Who are my patients?
Mental health problems don't show on the body but they can be deeper
and more hurtful than physical ailments,
and deserve the same attention and care.
People enter therapy for many reasons, but most of my patients come with the primary objective of symptom relief – they want to feel better. Symptoms include: sadness, hopelessness, anxiety, interpersonal difficulties (professional or romantic), anger, intrusive thoughts, low self-esteem, emptiness, grief, and so on. Symptoms can be recent or long term, debilitating or just unbearable.
Many patients come because of relationship difficulties. Maybe they are searching for a relationship and finding it difficult to date, or to make a relationship stick. Maybe they are in a relationship that just isn't working. Or maybe they are ambivalent about partnering and are grappling with the expectations that they do so. Some patients with relationship issues come alone, others come with their partner (see my work with couples below).
Some of my patients are also seeking to develop a sense of their own agency. They are tired of being controlled by their symptoms, external validators, such as monetary or professional success, or other people, situations, or prior experiences over which they feel powerless. They want to gain a solid sense of self that comes from within -- a self confidence that allows them to steer the course of their lives in ways that are satisfying and of their own making.
Related to a desire for a greater sense of personal control is a wish for a solid personal identity. These patients would like a better understanding of what they believe and feel and of their strengths and challenges. They do not like feeling shut down, even by themselves, as though they are just going through the motions of life; they want to feel more alive and connected.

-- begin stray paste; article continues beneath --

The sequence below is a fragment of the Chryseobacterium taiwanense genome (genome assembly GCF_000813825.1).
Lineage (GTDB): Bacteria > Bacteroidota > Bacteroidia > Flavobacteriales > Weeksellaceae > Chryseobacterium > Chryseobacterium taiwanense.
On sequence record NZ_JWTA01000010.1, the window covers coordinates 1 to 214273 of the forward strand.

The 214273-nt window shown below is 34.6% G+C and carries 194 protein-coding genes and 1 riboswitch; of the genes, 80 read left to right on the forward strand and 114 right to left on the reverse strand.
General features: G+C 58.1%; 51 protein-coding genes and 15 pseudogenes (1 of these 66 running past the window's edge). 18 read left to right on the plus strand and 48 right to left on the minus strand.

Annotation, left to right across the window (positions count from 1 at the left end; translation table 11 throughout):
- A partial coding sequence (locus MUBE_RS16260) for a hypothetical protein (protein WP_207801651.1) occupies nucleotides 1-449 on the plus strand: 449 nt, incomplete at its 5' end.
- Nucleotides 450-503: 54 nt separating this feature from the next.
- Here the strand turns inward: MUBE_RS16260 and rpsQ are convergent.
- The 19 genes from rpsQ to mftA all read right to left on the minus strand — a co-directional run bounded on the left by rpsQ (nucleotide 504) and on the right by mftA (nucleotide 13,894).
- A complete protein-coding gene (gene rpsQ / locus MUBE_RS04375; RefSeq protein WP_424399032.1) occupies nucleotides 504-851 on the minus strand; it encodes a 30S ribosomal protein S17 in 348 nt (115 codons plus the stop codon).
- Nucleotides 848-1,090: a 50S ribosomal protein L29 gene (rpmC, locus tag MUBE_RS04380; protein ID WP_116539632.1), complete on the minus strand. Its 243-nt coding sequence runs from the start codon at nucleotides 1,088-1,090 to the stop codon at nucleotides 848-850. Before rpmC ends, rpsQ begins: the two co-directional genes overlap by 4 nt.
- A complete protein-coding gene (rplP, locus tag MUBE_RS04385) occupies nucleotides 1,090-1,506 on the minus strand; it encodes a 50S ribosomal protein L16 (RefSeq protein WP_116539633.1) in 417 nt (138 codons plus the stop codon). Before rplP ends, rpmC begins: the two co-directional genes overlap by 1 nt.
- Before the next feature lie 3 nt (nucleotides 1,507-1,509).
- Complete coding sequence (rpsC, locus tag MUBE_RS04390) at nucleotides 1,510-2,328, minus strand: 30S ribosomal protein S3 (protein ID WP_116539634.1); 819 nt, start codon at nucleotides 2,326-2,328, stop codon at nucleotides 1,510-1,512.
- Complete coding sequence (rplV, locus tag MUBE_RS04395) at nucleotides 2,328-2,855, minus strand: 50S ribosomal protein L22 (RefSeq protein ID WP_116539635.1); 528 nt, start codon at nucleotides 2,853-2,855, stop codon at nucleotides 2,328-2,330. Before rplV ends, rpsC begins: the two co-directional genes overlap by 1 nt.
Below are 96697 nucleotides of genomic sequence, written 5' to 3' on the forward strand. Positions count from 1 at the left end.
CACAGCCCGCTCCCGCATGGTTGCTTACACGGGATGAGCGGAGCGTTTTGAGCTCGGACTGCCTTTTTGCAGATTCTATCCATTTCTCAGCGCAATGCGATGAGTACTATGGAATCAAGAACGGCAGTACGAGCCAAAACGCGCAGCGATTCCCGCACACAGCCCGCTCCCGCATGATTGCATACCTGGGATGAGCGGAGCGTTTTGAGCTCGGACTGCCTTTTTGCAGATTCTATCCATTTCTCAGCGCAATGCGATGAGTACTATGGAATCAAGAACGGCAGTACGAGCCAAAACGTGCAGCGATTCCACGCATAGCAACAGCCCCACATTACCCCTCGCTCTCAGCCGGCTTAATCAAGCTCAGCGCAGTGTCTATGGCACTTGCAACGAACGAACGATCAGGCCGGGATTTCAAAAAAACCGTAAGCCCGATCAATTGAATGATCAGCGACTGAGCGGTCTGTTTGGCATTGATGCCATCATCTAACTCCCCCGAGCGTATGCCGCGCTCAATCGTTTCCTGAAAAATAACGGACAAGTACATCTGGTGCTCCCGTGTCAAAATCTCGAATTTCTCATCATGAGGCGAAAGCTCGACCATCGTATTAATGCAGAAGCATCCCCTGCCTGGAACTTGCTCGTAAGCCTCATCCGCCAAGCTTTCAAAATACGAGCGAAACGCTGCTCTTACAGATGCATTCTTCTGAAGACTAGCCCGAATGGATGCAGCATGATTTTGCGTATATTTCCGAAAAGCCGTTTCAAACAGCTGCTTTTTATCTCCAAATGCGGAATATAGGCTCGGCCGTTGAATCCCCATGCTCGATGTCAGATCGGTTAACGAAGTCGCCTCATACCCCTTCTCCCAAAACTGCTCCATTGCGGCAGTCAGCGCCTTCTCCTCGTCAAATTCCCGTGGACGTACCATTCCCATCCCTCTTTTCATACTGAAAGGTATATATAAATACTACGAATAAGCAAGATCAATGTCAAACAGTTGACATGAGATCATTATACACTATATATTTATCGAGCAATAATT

Some of my patients are self proclaimed outsiders, be it professionally, socially or within society as a whole. Some take pride in their outsider status but feel it comes with unintended and unsettling consequences, others feel lonely and alienated and long to fit in.
Some patients are struggling with workplace difficulties. They are looking for work, feel they are in the wrong job or profession or are struggling with workplace dynamics and need support and counseling to understand and respond to their situation.
Some are trying to maintain sobriety and deal with the issues underlying their addiction.
Finally, some patients are unclear about their pain. They can't quite put their finger on what is wrong or how to change it, but they have a sense that things can't stay the way they are. These patients often look to me to help them get started; to uncover and unravel what is bothering them.